How Much Protein Do You Actually Need?

If you’re exercising with others, you’ve probably heard of the many protein supplements or foods that boost your protein intake. While it’s true that active people need more protein than sedentary ones, there is a limit on how much you should consume. Consuming too much protein can have consequences and limit your intake of other foods with nutrients necessary for good health. You require the right mix of macronutrients, protein, fats, and carbohydrates. The protein requirement also varies by gender, age, and activity level.

You’re an individual with special needs.

There’s not one right amount of protein for every person. Even your total calorie intake will determine how much you should have. People on a 2000-calorie diet for weight maintenance should have 10 to 35% of their calories from protein. If they’re active, that percentage will be higher. Additional protein is necessary to help mend and build muscle tissue. Sedentary people require a gram of protein for every 2.2 pounds they weigh. That gram grows to 1.3 grams if the same person is active and escalates to 1.6 grams if they’re an athlete.

Your weight, age, and gender also determine the amount of protein you require.

Women have less muscle mass than men do, so their need for extra protein isn’t as great. Since the amount of protein you require is based on weight it affects the requirement by gender, since women generally weigh less than men. Protein isn’t as bioavailable to older people, so they need more. To get the same benefit from protein as they did when they were younger, it takes more protein at a time when appetite is often less.

Some types of protein are more beneficial than others.

Protein is created from amino acids. Nine of them are essential. Essential amino acids are ones the body can’t make so they have to come from food. Animal products contain complete proteins, meaning they have all nine essential amino acids. Not all plant-based proteins are complete. That doesn’t necessarily mean they’re inferior, but it does mean you have to be more careful when you’re planning menus. You can combine plant protein to get all 9 amino acids and create a menu with complete proteins. A chicken breast is a far healthier source of protein than processed meat or a poor-quality protein powder.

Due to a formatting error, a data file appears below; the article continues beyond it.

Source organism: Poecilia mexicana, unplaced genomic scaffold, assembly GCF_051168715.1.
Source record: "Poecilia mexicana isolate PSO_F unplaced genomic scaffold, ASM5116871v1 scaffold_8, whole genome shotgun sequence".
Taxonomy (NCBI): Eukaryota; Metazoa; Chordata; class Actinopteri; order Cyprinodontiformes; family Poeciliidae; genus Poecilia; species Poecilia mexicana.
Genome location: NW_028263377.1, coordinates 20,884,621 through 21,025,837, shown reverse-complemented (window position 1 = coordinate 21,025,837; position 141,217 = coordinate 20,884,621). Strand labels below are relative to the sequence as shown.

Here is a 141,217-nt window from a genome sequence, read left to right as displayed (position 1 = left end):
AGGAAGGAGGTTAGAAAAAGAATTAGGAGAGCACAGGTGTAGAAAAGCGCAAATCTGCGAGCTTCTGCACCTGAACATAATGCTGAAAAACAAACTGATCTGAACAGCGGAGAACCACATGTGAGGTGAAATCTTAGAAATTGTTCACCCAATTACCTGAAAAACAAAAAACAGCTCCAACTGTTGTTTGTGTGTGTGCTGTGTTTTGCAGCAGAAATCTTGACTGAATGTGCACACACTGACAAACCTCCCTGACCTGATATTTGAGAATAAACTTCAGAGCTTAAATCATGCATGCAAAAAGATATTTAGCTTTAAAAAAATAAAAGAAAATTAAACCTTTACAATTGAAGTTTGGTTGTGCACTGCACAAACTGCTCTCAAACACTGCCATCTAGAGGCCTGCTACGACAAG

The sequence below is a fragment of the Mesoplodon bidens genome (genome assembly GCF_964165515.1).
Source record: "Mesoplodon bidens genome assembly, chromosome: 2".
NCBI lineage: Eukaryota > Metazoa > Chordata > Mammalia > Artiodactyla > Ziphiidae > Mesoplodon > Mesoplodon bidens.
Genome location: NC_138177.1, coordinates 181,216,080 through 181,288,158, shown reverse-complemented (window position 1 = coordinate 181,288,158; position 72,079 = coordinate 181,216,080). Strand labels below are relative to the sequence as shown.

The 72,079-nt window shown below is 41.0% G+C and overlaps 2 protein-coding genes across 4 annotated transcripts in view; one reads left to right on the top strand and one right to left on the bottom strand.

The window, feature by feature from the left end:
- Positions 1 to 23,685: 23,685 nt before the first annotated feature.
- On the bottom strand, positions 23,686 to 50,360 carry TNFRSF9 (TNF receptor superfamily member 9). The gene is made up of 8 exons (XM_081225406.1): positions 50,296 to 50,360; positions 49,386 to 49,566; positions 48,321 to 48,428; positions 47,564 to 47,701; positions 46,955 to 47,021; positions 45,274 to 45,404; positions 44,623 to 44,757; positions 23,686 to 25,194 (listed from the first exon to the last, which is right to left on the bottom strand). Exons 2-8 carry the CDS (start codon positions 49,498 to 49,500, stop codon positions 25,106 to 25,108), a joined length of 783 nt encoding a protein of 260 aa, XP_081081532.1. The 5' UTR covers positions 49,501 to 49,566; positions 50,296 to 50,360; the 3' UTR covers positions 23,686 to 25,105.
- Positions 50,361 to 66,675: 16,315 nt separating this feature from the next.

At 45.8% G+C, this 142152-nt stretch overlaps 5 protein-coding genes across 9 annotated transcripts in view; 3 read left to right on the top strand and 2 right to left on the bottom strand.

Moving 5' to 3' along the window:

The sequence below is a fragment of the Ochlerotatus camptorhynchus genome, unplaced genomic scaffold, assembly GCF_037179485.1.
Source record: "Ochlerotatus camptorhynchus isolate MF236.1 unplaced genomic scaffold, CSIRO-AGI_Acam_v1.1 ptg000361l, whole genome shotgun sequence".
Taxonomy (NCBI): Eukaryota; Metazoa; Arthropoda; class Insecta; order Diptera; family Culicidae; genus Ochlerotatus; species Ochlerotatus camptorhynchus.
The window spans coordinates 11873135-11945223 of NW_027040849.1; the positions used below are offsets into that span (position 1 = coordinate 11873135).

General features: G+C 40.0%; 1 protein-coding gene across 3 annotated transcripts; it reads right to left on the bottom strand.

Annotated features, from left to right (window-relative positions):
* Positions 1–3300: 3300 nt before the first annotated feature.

• If you love beef but want the healthiest source of protein, consider beef and animal products from pastured animals rather than grain-fed animals. Pastured eggs are also more beneficial.
  • Protein is used in the creation of enzymes that cause biological reactions, such as creating connective tissue, boosting the immune system, building and repairing muscle, and providing energy.
  • Eating high amounts of protein for extended periods can damage the liver and kidneys. It’s hard to do if you’re using whole foods and not protein supplements. For a 220-pound person, that would mean eating 200 grams, the equivalent of 1 ½ pounds of steak or eight 3-ounce hamburgers daily.
  • Consuming a carbohydrate and protein snack after a workout can help speed recovery. It provides the energy and nutrition to repair and build muscle tissue.

For more information, contact us today at Next Level Fitness

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